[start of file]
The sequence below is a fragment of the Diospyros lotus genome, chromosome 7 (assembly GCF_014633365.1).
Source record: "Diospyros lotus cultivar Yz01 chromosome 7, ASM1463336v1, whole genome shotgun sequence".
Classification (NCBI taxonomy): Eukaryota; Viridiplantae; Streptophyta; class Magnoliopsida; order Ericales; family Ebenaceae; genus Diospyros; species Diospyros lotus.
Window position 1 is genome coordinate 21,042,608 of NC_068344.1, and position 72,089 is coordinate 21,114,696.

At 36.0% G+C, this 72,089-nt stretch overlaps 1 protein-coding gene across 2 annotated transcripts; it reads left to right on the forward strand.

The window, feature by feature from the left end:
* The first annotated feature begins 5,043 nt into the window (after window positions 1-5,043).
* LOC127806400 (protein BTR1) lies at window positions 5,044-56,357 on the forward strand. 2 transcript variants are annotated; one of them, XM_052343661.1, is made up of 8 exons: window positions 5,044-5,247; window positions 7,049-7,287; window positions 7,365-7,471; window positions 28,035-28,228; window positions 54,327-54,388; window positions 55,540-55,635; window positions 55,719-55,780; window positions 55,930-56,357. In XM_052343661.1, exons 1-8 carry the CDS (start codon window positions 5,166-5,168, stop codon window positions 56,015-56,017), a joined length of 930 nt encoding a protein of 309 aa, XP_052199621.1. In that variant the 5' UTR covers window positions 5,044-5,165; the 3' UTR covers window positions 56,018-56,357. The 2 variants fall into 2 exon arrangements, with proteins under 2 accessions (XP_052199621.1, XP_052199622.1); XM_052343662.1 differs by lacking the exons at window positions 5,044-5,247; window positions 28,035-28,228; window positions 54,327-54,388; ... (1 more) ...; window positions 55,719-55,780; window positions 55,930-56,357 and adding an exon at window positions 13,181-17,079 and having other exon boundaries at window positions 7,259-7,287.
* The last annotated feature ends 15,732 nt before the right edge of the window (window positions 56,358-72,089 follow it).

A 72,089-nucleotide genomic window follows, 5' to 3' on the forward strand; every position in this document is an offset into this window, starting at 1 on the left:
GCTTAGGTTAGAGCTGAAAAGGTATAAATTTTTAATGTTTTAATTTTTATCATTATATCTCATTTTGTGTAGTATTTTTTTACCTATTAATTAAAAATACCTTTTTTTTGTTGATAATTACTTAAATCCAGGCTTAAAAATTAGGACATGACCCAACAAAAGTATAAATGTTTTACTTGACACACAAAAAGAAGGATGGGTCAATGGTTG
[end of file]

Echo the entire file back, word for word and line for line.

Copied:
The sequence below is a fragment of the Diospyros lotus genome, chromosome 7 (assembly GCF_014633365.1).
Source record: "Diospyros lotus cultivar Yz01 chromosome 7, ASM1463336v1, whole genome shotgun sequence".
Classification (NCBI taxonomy): Eukaryota; Viridiplantae; Streptophyta; class Magnoliopsida; order Ericales; family Ebenaceae; genus Diospyros; species Diospyros lotus.
Window position 1 is genome coordinate 21,042,608 of NC_068344.1, and position 72,089 is coordinate 21,114,696.

At 36.0% G+C, this 72,089-nt stretch overlaps 1 protein-coding gene across 2 annotated transcripts; it reads left to right on the forward strand.

The window, feature by feature from the left end:
* The first annotated feature begins 5,043 nt into the window (after window positions 1-5,043).
* LOC127806400 (protein BTR1) lies at window positions 5,044-56,357 on the forward strand. 2 transcript variants are annotated; one of them, XM_052343661.1, is made up of 8 exons: window positions 5,044-5,247; window positions 7,049-7,287; window positions 7,365-7,471; window positions 28,035-28,228; window positions 54,327-54,388; window positions 55,540-55,635; window positions 55,719-55,780; window positions 55,930-56,357. In XM_052343661.1, exons 1-8 carry the CDS (start codon window positions 5,166-5,168, stop codon window positions 56,015-56,017), a joined length of 930 nt encoding a protein of 309 aa, XP_052199621.1. In that variant the 5' UTR covers window positions 5,044-5,165; the 3' UTR covers window positions 56,018-56,357. The 2 variants fall into 2 exon arrangements, with proteins under 2 accessions (XP_052199621.1, XP_052199622.1); XM_052343662.1 differs by lacking the exons at window positions 5,044-5,247; window positions 28,035-28,228; window positions 54,327-54,388; ... (1 more) ...; window positions 55,719-55,780; window positions 55,930-56,357 and adding an exon at window positions 13,181-17,079 and having other exon boundaries at window positions 7,259-7,287.
* The last annotated feature ends 15,732 nt before the right edge of the window (window positions 56,358-72,089 follow it).

A 72,089-nucleotide genomic window follows, 5' to 3' on the forward strand; every position in this document is an offset into this window, starting at 1 on the left:
GCTTAGGTTAGAGCTGAAAAGGTATAAATTTTTAATGTTTTAATTTTTATCATTATATCTCATTTTGTGTAGTATTTTTTTACCTATTAATTAAAAATACCTTTTTTTTGTTGATAATTACTTAAATCCAGGCTTAAAAATTAGGACATGACCCAACAAAAGTATAAATGTTTTACTTGACACACAAAAAGAAGGATGGGTCAATGGTTG